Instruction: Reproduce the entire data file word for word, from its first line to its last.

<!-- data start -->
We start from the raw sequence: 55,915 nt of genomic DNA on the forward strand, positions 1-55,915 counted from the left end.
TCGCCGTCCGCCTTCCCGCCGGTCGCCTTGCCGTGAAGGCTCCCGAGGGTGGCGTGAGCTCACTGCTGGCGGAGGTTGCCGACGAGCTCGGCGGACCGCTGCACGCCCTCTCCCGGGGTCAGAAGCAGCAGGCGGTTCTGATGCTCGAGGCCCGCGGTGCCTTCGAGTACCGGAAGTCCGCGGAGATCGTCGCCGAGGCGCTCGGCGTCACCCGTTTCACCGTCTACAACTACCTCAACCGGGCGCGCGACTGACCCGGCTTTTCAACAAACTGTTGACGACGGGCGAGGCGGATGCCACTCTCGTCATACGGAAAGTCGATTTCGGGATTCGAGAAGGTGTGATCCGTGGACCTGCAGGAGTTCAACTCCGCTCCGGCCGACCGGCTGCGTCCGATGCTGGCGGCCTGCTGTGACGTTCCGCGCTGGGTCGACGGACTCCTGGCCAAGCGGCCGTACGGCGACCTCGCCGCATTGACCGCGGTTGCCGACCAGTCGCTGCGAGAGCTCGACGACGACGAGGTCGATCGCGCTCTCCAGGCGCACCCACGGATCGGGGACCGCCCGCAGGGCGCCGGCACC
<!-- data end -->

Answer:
We start from the raw sequence: 55,915 nt of genomic DNA on the forward strand, positions 1-55,915 counted from the left end.
TCGCCGTCCGCCTTCCCGCCGGTCGCCTTGCCGTGAAGGCTCCCGAGGGTGGCGTGAGCTCACTGCTGGCGGAGGTTGCCGACGAGCTCGGCGGACCGCTGCACGCCCTCTCCCGGGGTCAGAAGCAGCAGGCGGTTCTGATGCTCGAGGCCCGCGGTGCCTTCGAGTACCGGAAGTCCGCGGAGATCGTCGCCGAGGCGCTCGGCGTCACCCGTTTCACCGTCTACAACTACCTCAACCGGGCGCGCGACTGACCCGGCTTTTCAACAAACTGTTGACGACGGGCGAGGCGGATGCCACTCTCGTCATACGGAAAGTCGATTTCGGGATTCGAGAAGGTGTGATCCGTGGACCTGCAGGAGTTCAACTCCGCTCCGGCCGACCGGCTGCGTCCGATGCTGGCGGCCTGCTGTGACGTTCCGCGCTGGGTCGACGGACTCCTGGCCAAGCGGCCGTACGGCGACCTCGCCGCATTGACCGCGGTTGCCGACCAGTCGCTGCGAGAGCTCGACGACGACGAGGTCGATCGCGCTCTCCAGGCGCACCCACGGATCGGGGACCGCCCGCAGGGCGCCGGCACC